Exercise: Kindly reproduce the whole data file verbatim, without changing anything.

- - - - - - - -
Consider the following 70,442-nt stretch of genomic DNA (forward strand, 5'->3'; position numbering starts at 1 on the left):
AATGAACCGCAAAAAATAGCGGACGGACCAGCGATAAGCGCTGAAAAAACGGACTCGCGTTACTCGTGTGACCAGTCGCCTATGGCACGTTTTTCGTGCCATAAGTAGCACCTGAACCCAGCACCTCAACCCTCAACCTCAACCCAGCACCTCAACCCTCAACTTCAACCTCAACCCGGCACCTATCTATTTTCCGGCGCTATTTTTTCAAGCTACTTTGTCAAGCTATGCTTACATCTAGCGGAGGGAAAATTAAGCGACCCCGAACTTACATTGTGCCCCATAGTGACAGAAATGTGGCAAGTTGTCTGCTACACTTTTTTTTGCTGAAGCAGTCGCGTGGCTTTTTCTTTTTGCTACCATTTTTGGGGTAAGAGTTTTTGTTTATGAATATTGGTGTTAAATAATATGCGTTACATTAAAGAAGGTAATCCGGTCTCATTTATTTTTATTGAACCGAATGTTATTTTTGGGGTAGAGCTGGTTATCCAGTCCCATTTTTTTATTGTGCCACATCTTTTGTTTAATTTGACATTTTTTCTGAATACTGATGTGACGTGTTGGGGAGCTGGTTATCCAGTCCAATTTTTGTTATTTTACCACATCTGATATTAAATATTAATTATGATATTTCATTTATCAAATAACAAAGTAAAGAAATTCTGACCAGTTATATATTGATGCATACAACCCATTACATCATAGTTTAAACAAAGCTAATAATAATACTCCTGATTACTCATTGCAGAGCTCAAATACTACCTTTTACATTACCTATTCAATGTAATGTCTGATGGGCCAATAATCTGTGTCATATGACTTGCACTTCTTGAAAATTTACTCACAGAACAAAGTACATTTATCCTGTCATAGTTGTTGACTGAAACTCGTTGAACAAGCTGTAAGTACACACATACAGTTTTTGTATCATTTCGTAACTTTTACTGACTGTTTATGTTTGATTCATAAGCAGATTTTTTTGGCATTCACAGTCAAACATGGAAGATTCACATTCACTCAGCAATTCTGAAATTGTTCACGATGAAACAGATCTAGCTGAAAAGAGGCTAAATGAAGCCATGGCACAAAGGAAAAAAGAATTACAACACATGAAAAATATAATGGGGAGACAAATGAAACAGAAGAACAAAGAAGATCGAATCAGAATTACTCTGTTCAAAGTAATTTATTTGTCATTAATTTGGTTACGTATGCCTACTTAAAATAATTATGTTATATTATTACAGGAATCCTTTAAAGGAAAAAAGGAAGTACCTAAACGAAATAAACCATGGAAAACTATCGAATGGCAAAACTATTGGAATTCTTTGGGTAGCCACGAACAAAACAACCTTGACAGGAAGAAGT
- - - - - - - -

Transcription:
Consider the following 70,442-nt stretch of genomic DNA (forward strand, 5'->3'; position numbering starts at 1 on the left):
AATGAACCGCAAAAAATAGCGGACGGACCAGCGATAAGCGCTGAAAAAACGGACTCGCGTTACTCGTGTGACCAGTCGCCTATGGCACGTTTTTCGTGCCATAAGTAGCACCTGAACCCAGCACCTCAACCCTCAACCTCAACCCAGCACCTCAACCCTCAACTTCAACCTCAACCCGGCACCTATCTATTTTCCGGCGCTATTTTTTCAAGCTACTTTGTCAAGCTATGCTTACATCTAGCGGAGGGAAAATTAAGCGACCCCGAACTTACATTGTGCCCCATAGTGACAGAAATGTGGCAAGTTGTCTGCTACACTTTTTTTTGCTGAAGCAGTCGCGTGGCTTTTTCTTTTTGCTACCATTTTTGGGGTAAGAGTTTTTGTTTATGAATATTGGTGTTAAATAATATGCGTTACATTAAAGAAGGTAATCCGGTCTCATTTATTTTTATTGAACCGAATGTTATTTTTGGGGTAGAGCTGGTTATCCAGTCCCATTTTTTTATTGTGCCACATCTTTTGTTTAATTTGACATTTTTTCTGAATACTGATGTGACGTGTTGGGGAGCTGGTTATCCAGTCCAATTTTTGTTATTTTACCACATCTGATATTAAATATTAATTATGATATTTCATTTATCAAATAACAAAGTAAAGAAATTCTGACCAGTTATATATTGATGCATACAACCCATTACATCATAGTTTAAACAAAGCTAATAATAATACTCCTGATTACTCATTGCAGAGCTCAAATACTACCTTTTACATTACCTATTCAATGTAATGTCTGATGGGCCAATAATCTGTGTCATATGACTTGCACTTCTTGAAAATTTACTCACAGAACAAAGTACATTTATCCTGTCATAGTTGTTGACTGAAACTCGTTGAACAAGCTGTAAGTACACACATACAGTTTTTGTATCATTTCGTAACTTTTACTGACTGTTTATGTTTGATTCATAAGCAGATTTTTTTGGCATTCACAGTCAAACATGGAAGATTCACATTCACTCAGCAATTCTGAAATTGTTCACGATGAAACAGATCTAGCTGAAAAGAGGCTAAATGAAGCCATGGCACAAAGGAAAAAAGAATTACAACACATGAAAAATATAATGGGGAGACAAATGAAACAGAAGAACAAAGAAGATCGAATCAGAATTACTCTGTTCAAAGTAATTTATTTGTCATTAATTTGGTTACGTATGCCTACTTAAAATAATTATGTTATATTATTACAGGAATCCTTTAAAGGAAAAAAGGAAGTACCTAAACGAAATAAACCATGGAAAACTATCGAATGGCAAAACTATTGGAATTCTTTGGGTAGCCACGAACAAAACAACCTTGACAGGAAGAAGT